Several other foreign companies have been invited for South Pars oil venture but none have given a decisive answer.
Denmark's major offshore explorer Maersk Oil is in a strong position to win a contract to produce ultra-light crude from Iran's South Pars gas field and its recent acquisition by France's Total will not adversely affect the potential deal, an official at the National Iranian Oil Co. said.
Karim Zobeidi, the NIOC's deputy for planning, said Maersk Oil is the only foreign firm to have shown serious interest in developing the oil layer of South Pars, the world's largest gas field in the Persian Gulf shared between Iran and Qatar.
"Maersk has expressed its interest in the South Pars oil layer project. Several other foreign companies have been invited but none have given a decisive answer. They have neither rejected nor embraced the proposal," he noted.
Asked if the SP oil layer contract would be awarded to Maersk if no other company comes forward, he said, "Yes, that's likely and we welcome the opportunity."
"Maersk has experience in this [offshore exploration and production], having developed the oil layer of the field on the other side," he added, referring to the extension of South Pars oil layer into Qatari waters known as Al Shaheen.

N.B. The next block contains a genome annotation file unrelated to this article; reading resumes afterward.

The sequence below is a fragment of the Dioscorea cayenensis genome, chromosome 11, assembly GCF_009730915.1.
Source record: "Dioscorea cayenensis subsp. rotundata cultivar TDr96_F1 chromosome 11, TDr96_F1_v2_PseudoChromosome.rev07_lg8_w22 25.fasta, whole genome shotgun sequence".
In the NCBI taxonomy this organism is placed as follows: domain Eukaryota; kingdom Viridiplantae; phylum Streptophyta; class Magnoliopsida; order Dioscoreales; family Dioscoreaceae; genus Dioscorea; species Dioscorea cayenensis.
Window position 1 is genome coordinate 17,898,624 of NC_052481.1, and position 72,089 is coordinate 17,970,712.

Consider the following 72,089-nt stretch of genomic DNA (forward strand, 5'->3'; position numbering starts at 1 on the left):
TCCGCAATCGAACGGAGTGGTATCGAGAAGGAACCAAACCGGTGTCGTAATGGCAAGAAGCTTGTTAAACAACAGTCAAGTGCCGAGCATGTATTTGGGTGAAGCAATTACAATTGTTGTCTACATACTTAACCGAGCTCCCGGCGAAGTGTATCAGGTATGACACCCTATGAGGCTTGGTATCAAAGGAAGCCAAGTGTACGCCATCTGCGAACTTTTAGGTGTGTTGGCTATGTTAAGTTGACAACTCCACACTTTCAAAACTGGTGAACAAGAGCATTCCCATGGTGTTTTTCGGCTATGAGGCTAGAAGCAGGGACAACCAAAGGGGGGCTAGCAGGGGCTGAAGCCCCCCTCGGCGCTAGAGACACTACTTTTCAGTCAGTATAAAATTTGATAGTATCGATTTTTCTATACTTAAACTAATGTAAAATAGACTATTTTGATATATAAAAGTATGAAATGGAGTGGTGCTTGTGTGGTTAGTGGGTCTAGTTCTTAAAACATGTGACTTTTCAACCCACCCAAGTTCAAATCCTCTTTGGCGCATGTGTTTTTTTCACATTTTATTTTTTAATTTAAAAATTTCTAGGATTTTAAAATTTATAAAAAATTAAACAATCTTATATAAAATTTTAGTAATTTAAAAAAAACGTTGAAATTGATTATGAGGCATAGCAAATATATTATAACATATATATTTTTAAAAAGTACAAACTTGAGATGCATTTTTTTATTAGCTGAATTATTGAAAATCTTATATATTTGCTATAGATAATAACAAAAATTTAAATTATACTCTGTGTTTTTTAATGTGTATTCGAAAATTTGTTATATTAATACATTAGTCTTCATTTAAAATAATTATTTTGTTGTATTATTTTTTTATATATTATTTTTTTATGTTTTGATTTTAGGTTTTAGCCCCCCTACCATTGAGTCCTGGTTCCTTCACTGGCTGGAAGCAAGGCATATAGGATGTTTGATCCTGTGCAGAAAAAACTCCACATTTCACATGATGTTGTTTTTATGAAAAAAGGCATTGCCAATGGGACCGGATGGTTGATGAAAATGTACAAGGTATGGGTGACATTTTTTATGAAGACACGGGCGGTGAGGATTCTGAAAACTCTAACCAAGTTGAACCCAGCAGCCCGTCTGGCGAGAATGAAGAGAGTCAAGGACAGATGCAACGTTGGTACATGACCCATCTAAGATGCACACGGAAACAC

Qatar started crude oil production from the joint field over two decades ago while Iran tapped into the oil layer in March.
The country currently draws crude oil at an average rate of 25,000 barrels per day from the oil layer, using a floating production storage and offloading vessel, and has since star, having since shipped over 3 million barrels.
Against a backdrop of Maersk Oil's acquisition by Total in a $7.45 billion deal in August and the French company's firm foothold in Iran, Zobeidi said, "If the SP oil project is assigned to Maersk, information on the Iranian side of the project will remain solely with the company."
He expressed confidence in Maersk's confidentiality but said without elaboration that "other groups and organizations are also involved" in safeguarding technical and financial details pertaining to the South Par oil venture.
Experts say it is not yet clear how the acquisition by the French energy giant, which signed a $5 billion deal in June to develop Phase 11 of South Pars, would impact the South Pars oil layer development.
Maersk currently produces oil from the Danish and UK sections of the North Sea, Qatar, Algeria and Kazakhstan.
Officials say that Maersk can help increase output from SP oil layer by five times the current level.
NIOC plans to employ enhanced oil recovery methods to boost the extraction rate in fields by 35%. South Pars oil layer is located 130 kilometers off Iran's coast in the Persian Gulf with an estimated 7 billion barrels of oil in place, but it is hard to put an accurate estimate on the volume unless more exploratory wells are drilled.
Despite faring poorly in production from the oil layer, Tehran says it has matched Qatar's natural gas extraction rate from the giant field that is reportedly at 550-600 million cubic meters per day.
Iran plans to raise gas production to 1.3 billion cubic meters a day from more than 800 mcm/d in five years, counting big on its mega South Pars project that accounts for more than two-thirds of its gas supply.